There are eight tracks on the album to annoy your neighbors with in the wee hours. The first, When The Wheel’s Red layers a firestorm of metallic noise behind a simple catchy warped blues tune, like the Chrome Cranks as done by Sonic Youth circa Daydream Nation with some death metal dude on vocals. Track two, Gaol In My Heart is a stomping dirge, very Honeymoon Killers with a little Syd Barrett thrown in – the band pulses and sputters and finally the flames emerge from within the stinky smoke cloud, then it goes into a circular Doors-ish motif that they run over and over behind the squall. The Perfect Night captures swaying neo-boogie blues through the warped prism of a cheap whiskey bottle and ends cold as if they had to cut something off, or the tape ran out

The fourth cut, E-A-T-D-N-A picks up the pace with some unhinged chord-chopping and a wicked hook at the end of the verse that sounds a lot like the late great Live Skull (it figures: indie legend Martin Bisi engineered the album, maxing out the menace in his signature style). Like the previous cut, it stops dead in its tracks. After that, Phosphorescent Glow welds a catchy garage rock hook to ugly Melvins stomp and some charbroiled Ron Asheton licks. The most accessible song on the cd, Fall Into The Fall motors along on a catchy, mean chromatic hook with a Silver Rocket vibe, saving most of the guitar torture for the end. Heavy Water is aptly titled, like early Sabbath with a feedback fixation. The cd ends with the sarcastically titled torturefest Icy Drone, which reminds a lot of Live Skull’s classic cover of the Curtis Mayfield hit Pusherman. Damn, there hasn’t been a band this twistedly good around here in a long, long time. Could somebody please get their labelmates the Chrome Cranks together again for another tour and put them on the road with these guys. Woops…with this Woman. As a special bonus, Bang Records has pressed a limited edition run of 500 vinyl albums in addition to the cd.

September 3, 2009 Posted by | Music, music, concert, review, Reviews | , , , , , , , , , , , , , , , , , , , , , , , , , , , , , | Leave a comment

Album Review: Martin Bisi – Son of a Gun

Martin Bisi’s indie cred is without question: his resume as a producer includes the Dresden Dolls, Sonic Youth, Live Skull and Black Fortress of Opium, to name just a few of the best. Yet his greatest achievements have been not behind the board but as a songwriter and bandleader. This download-only ep (it’s up at itunes and Contraphonic’s very easily negotiable site) impressively captures the freewheeling noir intensity, out-of-the-box imagination and counterintuitivity that come out so strongly at his live shows. The album features welcome contributions from a like-minded cast of characters, Bisi’s old 80s pal Bill Laswell as well as members of the Dresden Dolls, Balkan Beat Box, World Inferno and drummer Bob D’amico of the Fiery Furnaces.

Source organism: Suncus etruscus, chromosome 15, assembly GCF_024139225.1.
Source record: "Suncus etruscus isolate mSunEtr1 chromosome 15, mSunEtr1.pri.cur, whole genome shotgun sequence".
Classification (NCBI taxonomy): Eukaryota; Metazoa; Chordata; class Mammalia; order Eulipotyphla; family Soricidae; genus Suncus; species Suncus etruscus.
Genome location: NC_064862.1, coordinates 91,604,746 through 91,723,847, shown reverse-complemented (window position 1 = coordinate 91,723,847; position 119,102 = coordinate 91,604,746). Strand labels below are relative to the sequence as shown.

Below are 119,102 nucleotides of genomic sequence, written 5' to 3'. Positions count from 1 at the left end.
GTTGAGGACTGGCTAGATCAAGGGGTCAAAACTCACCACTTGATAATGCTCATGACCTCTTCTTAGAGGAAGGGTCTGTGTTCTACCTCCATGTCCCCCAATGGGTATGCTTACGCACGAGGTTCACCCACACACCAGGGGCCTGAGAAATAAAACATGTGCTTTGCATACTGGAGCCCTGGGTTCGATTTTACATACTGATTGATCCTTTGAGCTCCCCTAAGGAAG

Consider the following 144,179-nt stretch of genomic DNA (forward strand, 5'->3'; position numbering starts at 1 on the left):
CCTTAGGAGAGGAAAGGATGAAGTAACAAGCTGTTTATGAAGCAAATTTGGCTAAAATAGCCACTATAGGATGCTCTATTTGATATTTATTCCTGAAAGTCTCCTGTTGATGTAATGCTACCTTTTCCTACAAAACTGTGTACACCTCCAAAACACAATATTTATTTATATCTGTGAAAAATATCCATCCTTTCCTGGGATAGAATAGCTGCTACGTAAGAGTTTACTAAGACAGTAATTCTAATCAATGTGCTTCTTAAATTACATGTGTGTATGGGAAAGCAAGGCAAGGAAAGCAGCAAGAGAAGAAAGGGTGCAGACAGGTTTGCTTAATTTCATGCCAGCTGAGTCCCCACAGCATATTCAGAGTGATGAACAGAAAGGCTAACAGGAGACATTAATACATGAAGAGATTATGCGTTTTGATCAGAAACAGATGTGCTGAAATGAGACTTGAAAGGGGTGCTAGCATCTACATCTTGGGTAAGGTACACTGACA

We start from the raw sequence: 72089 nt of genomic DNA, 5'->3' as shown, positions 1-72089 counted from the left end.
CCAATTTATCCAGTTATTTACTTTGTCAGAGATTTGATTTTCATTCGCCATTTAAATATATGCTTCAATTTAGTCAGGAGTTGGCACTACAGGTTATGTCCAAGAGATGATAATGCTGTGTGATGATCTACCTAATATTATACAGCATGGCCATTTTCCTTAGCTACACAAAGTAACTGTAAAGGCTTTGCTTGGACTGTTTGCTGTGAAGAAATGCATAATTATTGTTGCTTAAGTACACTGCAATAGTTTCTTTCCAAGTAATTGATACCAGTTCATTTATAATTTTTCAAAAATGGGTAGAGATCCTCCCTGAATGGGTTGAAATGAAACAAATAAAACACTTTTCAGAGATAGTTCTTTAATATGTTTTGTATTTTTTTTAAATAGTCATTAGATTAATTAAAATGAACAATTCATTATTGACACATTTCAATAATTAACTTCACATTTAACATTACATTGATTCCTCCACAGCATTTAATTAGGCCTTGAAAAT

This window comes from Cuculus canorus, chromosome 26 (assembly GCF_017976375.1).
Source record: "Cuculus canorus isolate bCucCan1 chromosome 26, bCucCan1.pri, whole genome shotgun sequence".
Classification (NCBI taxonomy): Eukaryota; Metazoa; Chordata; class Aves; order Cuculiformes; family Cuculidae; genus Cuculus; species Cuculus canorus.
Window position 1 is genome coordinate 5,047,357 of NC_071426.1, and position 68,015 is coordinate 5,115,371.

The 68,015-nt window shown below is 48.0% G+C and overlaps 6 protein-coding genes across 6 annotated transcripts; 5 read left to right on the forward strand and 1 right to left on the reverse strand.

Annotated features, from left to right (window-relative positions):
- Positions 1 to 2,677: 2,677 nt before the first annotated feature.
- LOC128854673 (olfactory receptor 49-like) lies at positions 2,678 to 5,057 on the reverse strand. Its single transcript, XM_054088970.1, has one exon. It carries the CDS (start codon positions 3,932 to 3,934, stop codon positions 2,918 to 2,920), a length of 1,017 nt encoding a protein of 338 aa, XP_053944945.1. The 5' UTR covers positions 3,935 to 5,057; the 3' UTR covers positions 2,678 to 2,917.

The opening cut Drink Your Wine is basically punk Motown in the same vein as the Clash’s Hitsville UK with layers of the guy/girl vocals that have come to typify Bisi’s recent work along with a characteristically sardonic lyrical sensibility: “Drink your wine and don’t be silly,” Bisi admonishes: he doesn’t suffer fools gladly. Building from a dusky noir intro, disembodied vocals rising over bass chords, Rise Up Cowboy explodes into a pounding art-rock anthem laden with dynamic shifts, layers of evil psychedelic guitar glimmering in the background, Bisi doing an impressive job as Peter Murphy-style frontman. The Damned only wish they could have sounded this apprehensive and ominous.

Mile High – Formaldehyde blends early 90s style Lower East Side noir blues with careening Firewater/Botanica style gypsy punk, propelled by the Dresden Doll’s Brian Viglione on drums. Its companion track Mile High – Apple of My Eye, with Laswell on bass, is a study in contrast, sultry and pulsing, something akin to New Order as done by early Ministry. It’s a vividly sisterly approximation of the previous cut’s menace, which is particularly appropriate in that it was inspired by Bisi’s daughter. With its clever layers of vocals, the final cut, the title track recalls the off-the-rails psychedelic eeriness of Bisi’s previous album Sirens of the Apocalyse (very favorably reviewed here). Essential listening for fans of dark imaginative rock: Bisi has several midwest and New England live dates coming up. You’ll see this on our Best Albums of 2009 list at the end of the year – not bad for a little five-song ep.